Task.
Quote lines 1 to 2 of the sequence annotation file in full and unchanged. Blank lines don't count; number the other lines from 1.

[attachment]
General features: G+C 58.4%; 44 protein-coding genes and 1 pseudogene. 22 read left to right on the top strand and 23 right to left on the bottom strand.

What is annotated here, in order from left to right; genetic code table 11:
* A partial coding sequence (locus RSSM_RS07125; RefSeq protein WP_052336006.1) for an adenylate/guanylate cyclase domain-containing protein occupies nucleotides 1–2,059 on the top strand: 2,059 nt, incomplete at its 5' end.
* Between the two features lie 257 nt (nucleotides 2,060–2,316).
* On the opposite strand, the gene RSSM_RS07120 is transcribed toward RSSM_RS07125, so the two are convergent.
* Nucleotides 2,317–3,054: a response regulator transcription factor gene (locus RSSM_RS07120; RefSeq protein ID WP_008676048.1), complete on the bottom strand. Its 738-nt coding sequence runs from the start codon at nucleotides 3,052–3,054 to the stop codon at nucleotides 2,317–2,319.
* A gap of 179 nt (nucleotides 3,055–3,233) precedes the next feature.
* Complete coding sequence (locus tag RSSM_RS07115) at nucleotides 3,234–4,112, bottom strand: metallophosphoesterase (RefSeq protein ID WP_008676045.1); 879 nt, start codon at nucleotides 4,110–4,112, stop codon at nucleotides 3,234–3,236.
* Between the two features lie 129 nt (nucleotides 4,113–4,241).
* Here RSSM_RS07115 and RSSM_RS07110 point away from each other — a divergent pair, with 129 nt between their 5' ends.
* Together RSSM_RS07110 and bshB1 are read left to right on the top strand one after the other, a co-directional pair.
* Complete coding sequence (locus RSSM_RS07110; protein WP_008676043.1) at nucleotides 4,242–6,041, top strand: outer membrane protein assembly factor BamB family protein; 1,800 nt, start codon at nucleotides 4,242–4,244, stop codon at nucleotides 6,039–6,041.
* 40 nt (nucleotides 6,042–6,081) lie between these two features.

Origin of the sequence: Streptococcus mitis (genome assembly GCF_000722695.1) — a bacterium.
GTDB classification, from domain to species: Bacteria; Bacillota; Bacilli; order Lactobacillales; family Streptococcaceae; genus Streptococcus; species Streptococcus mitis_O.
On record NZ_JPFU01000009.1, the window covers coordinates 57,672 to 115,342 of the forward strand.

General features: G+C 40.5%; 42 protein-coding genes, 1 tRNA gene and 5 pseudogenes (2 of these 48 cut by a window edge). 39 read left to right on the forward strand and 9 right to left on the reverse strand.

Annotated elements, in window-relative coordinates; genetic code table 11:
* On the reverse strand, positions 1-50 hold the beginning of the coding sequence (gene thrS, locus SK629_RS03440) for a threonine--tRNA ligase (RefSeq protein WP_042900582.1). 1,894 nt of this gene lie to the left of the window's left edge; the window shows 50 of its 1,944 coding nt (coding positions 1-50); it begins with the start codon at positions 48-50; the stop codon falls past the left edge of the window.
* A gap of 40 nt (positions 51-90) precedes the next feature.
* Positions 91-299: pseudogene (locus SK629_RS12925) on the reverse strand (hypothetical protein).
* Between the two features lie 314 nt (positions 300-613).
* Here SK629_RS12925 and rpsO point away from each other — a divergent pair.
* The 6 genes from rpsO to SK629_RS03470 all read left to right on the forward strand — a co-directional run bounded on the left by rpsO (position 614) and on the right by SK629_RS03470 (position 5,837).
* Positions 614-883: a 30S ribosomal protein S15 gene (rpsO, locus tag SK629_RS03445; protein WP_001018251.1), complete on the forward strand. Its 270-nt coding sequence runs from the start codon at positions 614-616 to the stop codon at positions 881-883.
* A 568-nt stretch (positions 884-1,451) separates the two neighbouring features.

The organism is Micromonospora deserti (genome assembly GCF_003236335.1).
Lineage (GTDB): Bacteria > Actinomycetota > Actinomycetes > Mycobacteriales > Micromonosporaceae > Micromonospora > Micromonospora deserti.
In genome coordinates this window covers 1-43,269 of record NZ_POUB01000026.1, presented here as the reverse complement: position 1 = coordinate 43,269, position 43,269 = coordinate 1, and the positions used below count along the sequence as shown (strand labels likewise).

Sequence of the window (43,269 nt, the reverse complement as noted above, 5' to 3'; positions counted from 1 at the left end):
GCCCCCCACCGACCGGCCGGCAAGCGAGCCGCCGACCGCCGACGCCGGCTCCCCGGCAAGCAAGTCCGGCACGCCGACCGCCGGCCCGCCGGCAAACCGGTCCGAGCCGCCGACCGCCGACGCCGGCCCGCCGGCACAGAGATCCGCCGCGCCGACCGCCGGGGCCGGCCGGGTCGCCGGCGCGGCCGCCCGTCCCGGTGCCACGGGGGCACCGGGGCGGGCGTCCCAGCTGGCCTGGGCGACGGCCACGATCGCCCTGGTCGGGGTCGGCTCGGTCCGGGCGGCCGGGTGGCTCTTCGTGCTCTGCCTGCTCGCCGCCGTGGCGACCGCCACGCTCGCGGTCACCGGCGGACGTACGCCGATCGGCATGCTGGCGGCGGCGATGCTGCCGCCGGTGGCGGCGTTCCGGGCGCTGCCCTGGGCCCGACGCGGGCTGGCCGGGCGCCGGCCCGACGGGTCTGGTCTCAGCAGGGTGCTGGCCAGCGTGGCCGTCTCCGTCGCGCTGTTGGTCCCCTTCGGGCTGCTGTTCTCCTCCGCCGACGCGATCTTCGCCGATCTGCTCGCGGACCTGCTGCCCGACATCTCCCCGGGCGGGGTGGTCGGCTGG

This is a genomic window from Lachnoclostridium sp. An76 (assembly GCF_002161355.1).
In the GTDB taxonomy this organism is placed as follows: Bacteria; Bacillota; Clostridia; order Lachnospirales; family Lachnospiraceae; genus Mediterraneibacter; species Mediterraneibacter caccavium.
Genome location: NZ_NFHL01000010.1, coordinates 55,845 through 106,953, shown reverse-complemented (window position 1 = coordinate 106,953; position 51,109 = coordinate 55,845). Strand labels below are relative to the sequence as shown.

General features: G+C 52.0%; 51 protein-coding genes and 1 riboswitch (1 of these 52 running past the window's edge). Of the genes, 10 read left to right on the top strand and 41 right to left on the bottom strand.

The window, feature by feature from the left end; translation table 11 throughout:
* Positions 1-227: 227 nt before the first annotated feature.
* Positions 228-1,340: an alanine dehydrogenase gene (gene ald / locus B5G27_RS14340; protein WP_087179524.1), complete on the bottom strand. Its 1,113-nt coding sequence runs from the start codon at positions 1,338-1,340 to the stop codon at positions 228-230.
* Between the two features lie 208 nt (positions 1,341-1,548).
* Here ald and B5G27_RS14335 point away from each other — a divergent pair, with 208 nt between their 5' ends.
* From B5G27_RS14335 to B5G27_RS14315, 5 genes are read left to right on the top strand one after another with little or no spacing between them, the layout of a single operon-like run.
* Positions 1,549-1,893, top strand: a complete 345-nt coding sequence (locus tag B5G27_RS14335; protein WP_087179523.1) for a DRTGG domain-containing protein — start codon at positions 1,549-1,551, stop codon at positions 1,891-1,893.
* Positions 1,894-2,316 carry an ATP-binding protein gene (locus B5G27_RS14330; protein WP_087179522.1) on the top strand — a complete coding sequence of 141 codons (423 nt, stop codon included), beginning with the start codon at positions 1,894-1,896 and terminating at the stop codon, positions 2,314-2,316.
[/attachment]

General features: G+C 58.4%; 44 protein-coding genes and 1 pseudogene. 22 read left to right on the top strand and 23 right to left on the bottom strand.

What is annotated here, in order from left to right; genetic code table 11: